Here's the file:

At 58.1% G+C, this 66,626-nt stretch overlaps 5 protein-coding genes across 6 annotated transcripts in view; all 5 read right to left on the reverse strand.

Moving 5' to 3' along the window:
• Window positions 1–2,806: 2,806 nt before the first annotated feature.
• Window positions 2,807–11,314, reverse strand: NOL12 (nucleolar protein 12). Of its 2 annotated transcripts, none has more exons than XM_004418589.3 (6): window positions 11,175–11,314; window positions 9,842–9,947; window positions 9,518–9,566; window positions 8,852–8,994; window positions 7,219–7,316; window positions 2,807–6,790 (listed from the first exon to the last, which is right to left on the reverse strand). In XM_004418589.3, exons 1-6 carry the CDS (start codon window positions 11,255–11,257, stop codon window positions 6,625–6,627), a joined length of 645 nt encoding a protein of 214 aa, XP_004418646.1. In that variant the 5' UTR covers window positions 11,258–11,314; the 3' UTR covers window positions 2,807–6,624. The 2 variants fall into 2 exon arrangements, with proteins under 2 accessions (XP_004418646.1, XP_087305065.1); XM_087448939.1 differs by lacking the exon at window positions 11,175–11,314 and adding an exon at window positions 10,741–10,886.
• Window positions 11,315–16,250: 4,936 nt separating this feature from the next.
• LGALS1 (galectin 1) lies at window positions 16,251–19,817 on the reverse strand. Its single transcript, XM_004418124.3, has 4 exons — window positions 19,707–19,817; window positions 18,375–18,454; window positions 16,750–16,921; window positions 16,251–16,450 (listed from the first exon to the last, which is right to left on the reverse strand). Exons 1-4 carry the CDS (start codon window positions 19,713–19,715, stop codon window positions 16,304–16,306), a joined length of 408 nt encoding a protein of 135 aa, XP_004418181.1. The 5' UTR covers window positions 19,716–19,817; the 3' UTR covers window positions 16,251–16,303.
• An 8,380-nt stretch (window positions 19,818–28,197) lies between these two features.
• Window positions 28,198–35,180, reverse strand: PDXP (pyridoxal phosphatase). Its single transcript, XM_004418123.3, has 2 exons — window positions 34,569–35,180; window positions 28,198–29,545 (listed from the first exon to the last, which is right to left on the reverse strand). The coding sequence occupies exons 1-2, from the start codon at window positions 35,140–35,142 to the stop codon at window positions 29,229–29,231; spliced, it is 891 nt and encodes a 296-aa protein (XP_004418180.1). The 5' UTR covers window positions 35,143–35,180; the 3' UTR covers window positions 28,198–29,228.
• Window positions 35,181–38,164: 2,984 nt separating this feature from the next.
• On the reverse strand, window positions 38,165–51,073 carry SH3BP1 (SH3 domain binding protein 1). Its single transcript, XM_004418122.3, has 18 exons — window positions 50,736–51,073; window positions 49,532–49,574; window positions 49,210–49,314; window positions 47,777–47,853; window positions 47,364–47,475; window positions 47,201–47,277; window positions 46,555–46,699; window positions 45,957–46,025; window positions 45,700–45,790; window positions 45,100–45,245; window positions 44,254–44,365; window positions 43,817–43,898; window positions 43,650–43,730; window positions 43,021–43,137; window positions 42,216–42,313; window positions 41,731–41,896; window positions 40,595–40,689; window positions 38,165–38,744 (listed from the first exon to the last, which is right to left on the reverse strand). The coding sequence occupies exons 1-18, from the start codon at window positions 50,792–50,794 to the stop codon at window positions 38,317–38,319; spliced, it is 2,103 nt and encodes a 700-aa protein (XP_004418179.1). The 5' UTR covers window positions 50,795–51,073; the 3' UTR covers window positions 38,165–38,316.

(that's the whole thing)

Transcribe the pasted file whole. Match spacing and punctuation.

At 58.1% G+C, this 66,626-nt stretch overlaps 5 protein-coding genes across 6 annotated transcripts in view; all 5 read right to left on the reverse strand.

Moving 5' to 3' along the window:
• Window positions 1–2,806: 2,806 nt before the first annotated feature.
• Window positions 2,807–11,314, reverse strand: NOL12 (nucleolar protein 12). Of its 2 annotated transcripts, none has more exons than XM_004418589.3 (6): window positions 11,175–11,314; window positions 9,842–9,947; window positions 9,518–9,566; window positions 8,852–8,994; window positions 7,219–7,316; window positions 2,807–6,790 (listed from the first exon to the last, which is right to left on the reverse strand). In XM_004418589.3, exons 1-6 carry the CDS (start codon window positions 11,255–11,257, stop codon window positions 6,625–6,627), a joined length of 645 nt encoding a protein of 214 aa, XP_004418646.1. In that variant the 5' UTR covers window positions 11,258–11,314; the 3' UTR covers window positions 2,807–6,624. The 2 variants fall into 2 exon arrangements, with proteins under 2 accessions (XP_004418646.1, XP_087305065.1); XM_087448939.1 differs by lacking the exon at window positions 11,175–11,314 and adding an exon at window positions 10,741–10,886.
• Window positions 11,315–16,250: 4,936 nt separating this feature from the next.
• LGALS1 (galectin 1) lies at window positions 16,251–19,817 on the reverse strand. Its single transcript, XM_004418124.3, has 4 exons — window positions 19,707–19,817; window positions 18,375–18,454; window positions 16,750–16,921; window positions 16,251–16,450 (listed from the first exon to the last, which is right to left on the reverse strand). Exons 1-4 carry the CDS (start codon window positions 19,713–19,715, stop codon window positions 16,304–16,306), a joined length of 408 nt encoding a protein of 135 aa, XP_004418181.1. The 5' UTR covers window positions 19,716–19,817; the 3' UTR covers window positions 16,251–16,303.
• An 8,380-nt stretch (window positions 19,818–28,197) lies between these two features.
• Window positions 28,198–35,180, reverse strand: PDXP (pyridoxal phosphatase). Its single transcript, XM_004418123.3, has 2 exons — window positions 34,569–35,180; window positions 28,198–29,545 (listed from the first exon to the last, which is right to left on the reverse strand). The coding sequence occupies exons 1-2, from the start codon at window positions 35,140–35,142 to the stop codon at window positions 29,229–29,231; spliced, it is 891 nt and encodes a 296-aa protein (XP_004418180.1). The 5' UTR covers window positions 35,143–35,180; the 3' UTR covers window positions 28,198–29,228.
• Window positions 35,181–38,164: 2,984 nt separating this feature from the next.
• On the reverse strand, window positions 38,165–51,073 carry SH3BP1 (SH3 domain binding protein 1). Its single transcript, XM_004418122.3, has 18 exons — window positions 50,736–51,073; window positions 49,532–49,574; window positions 49,210–49,314; window positions 47,777–47,853; window positions 47,364–47,475; window positions 47,201–47,277; window positions 46,555–46,699; window positions 45,957–46,025; window positions 45,700–45,790; window positions 45,100–45,245; window positions 44,254–44,365; window positions 43,817–43,898; window positions 43,650–43,730; window positions 43,021–43,137; window positions 42,216–42,313; window positions 41,731–41,896; window positions 40,595–40,689; window positions 38,165–38,744 (listed from the first exon to the last, which is right to left on the reverse strand). The coding sequence occupies exons 1-18, from the start codon at window positions 50,792–50,794 to the stop codon at window positions 38,317–38,319; spliced, it is 2,103 nt and encodes a 700-aa protein (XP_004418179.1). The 5' UTR covers window positions 50,795–51,073; the 3' UTR covers window positions 38,165–38,316.